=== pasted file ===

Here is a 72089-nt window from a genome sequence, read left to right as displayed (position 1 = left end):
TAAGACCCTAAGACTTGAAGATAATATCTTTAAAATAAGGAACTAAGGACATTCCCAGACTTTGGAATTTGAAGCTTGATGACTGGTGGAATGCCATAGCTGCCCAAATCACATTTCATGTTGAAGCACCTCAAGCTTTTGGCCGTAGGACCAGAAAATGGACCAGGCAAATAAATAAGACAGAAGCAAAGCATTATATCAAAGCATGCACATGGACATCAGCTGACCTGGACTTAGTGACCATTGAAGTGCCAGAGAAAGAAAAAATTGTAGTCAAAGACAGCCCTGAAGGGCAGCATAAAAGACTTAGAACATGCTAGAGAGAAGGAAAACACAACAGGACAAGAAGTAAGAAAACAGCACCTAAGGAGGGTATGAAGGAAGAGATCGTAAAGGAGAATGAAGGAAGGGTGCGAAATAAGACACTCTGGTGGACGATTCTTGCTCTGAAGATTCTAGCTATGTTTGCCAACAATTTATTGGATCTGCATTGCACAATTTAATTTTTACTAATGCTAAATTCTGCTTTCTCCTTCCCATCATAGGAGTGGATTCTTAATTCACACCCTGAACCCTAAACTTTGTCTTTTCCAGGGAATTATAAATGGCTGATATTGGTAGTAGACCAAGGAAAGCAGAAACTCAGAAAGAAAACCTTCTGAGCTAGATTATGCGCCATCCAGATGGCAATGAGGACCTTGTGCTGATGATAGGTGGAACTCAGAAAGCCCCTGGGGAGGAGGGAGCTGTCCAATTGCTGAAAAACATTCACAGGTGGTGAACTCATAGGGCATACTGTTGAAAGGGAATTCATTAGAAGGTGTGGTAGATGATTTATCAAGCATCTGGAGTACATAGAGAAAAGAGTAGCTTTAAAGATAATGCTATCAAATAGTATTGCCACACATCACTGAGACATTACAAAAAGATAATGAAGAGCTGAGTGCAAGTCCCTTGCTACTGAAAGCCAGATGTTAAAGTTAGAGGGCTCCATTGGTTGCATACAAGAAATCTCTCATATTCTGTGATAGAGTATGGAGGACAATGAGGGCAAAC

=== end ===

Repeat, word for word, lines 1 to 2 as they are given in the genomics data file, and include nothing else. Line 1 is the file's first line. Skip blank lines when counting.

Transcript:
Here is a 72089-nt window from a genome sequence, read left to right as displayed (position 1 = left end):
TAAGACCCTAAGACTTGAAGATAATATCTTTAAAATAAGGAACTAAGGACATTCCCAGACTTTGGAATTTGAAGCTTGATGACTGGTGGAATGCCATAGCTGCCCAAATCACATTTCATGTTGAAGCACCTCAAGCTTTTGGCCGTAGGACCAGAAAATGGACCAGGCAAATAAATAAGACAGAAGCAAAGCATTATATCAAAGCATGCACATGGACATCAGCTGACCTGGACTTAGTGACCATTGAAGTGCCAGAGAAAGAAAAAATTGTAGTCAAAGACAGCCCTGAAGGGCAGCATAAAAGACTTAGAACATGCTAGAGAGAAGGAAAACACAACAGGACAAGAAGTAAGAAAACAGCACCTAAGGAGGGTATGAAGGAAGAGATCGTAAAGGAGAATGAAGGAAGGGTGCGAAATAAGACACTCTGGTGGACGATTCTTGCTCTGAAGATTCTAGCTATGTTTGCCAACAATTTATTGGATCTGCATTGCACAATTTAATTTTTACTAATGCTAAATTCTGCTTTCTCCTTCCCATCATAGGAGTGGATTCTTAATTCACACCCTGAACCCTAAACTTTGTCTTTTCCAGGGAATTATAAATGGCTGATATTGGTAGTAGACCAAGGAAAGCAGAAACTCAGAAAGAAAACCTTCTGAGCTAGATTATGCGCCATCCAGATGGCAATGAGGACCTTGTGCTGATGATAGGTGGAACTCAGAAAGCCCCTGGGGAGGAGGGAGCTGTCCAATTGCTGAAAAACATTCACAGGTGGTGAACTCATAGGGCATACTGTTGAAAGGGAATTCATTAGAAGGTGTGGTAGATGATTTATCAAGCATCTGGAGTACATAGAGAAAAGAGTAGCTTTAAAGATAATGCTATCAAATAGTATTGCCACACATCACTGAGACATTACAAAAAGATAATGAAGAGCTGAGTGCAAGTCCCTTGCTACTGAAAGCCAGATGTTAAAGTTAGAGGGCTCCATTGGTTGCATACAAGAAATCTCTCATATTCTGTGATAGAGTATGGAGGACAATGAGGGCAAAC